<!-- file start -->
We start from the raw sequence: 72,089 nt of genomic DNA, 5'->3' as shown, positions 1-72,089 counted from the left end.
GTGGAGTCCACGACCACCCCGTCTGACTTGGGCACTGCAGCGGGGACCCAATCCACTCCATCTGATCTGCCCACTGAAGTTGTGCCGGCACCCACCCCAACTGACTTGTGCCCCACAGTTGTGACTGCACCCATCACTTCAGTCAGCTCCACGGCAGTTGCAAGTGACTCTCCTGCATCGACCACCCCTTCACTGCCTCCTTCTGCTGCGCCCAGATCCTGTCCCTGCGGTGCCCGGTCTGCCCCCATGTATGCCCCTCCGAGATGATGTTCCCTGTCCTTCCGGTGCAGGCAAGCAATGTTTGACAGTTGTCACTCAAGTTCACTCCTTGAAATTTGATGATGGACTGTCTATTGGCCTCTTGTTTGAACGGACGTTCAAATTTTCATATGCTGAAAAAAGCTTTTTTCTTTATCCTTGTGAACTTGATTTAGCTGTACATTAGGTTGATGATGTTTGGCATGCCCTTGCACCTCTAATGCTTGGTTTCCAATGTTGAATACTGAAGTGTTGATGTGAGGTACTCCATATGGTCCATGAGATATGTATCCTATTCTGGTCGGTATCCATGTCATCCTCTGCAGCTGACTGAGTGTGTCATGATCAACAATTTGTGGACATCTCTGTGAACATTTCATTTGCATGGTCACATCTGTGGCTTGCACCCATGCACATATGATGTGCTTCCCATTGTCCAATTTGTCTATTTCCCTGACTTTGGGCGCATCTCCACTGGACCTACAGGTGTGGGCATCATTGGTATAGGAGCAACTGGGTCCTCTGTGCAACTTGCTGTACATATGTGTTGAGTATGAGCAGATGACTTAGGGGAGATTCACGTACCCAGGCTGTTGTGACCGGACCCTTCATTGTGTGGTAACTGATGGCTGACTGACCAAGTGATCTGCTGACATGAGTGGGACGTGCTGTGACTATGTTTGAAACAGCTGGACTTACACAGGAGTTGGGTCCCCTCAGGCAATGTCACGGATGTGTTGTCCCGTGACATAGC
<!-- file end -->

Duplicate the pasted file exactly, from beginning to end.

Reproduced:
We start from the raw sequence: 72,089 nt of genomic DNA, 5'->3' as shown, positions 1-72,089 counted from the left end.
GTGGAGTCCACGACCACCCCGTCTGACTTGGGCACTGCAGCGGGGACCCAATCCACTCCATCTGATCTGCCCACTGAAGTTGTGCCGGCACCCACCCCAACTGACTTGTGCCCCACAGTTGTGACTGCACCCATCACTTCAGTCAGCTCCACGGCAGTTGCAAGTGACTCTCCTGCATCGACCACCCCTTCACTGCCTCCTTCTGCTGCGCCCAGATCCTGTCCCTGCGGTGCCCGGTCTGCCCCCATGTATGCCCCTCCGAGATGATGTTCCCTGTCCTTCCGGTGCAGGCAAGCAATGTTTGACAGTTGTCACTCAAGTTCACTCCTTGAAATTTGATGATGGACTGTCTATTGGCCTCTTGTTTGAACGGACGTTCAAATTTTCATATGCTGAAAAAAGCTTTTTTCTTTATCCTTGTGAACTTGATTTAGCTGTACATTAGGTTGATGATGTTTGGCATGCCCTTGCACCTCTAATGCTTGGTTTCCAATGTTGAATACTGAAGTGTTGATGTGAGGTACTCCATATGGTCCATGAGATATGTATCCTATTCTGGTCGGTATCCATGTCATCCTCTGCAGCTGACTGAGTGTGTCATGATCAACAATTTGTGGACATCTCTGTGAACATTTCATTTGCATGGTCACATCTGTGGCTTGCACCCATGCACATATGATGTGCTTCCCATTGTCCAATTTGTCTATTTCCCTGACTTTGGGCGCATCTCCACTGGACCTACAGGTGTGGGCATCATTGGTATAGGAGCAACTGGGTCCTCTGTGCAACTTGCTGTACATATGTGTTGAGTATGAGCAGATGACTTAGGGGAGATTCACGTACCCAGGCTGTTGTGACCGGACCCTTCATTGTGTGGTAACTGATGGCTGACTGACCAAGTGATCTGCTGACATGAGTGGGACGTGCTGTGACTATGTTTGAAACAGCTGGACTTACACAGGAGTTGGGTCCCCTCAGGCAATGTCACGGATGTGTTGTCCCGTGACATAGC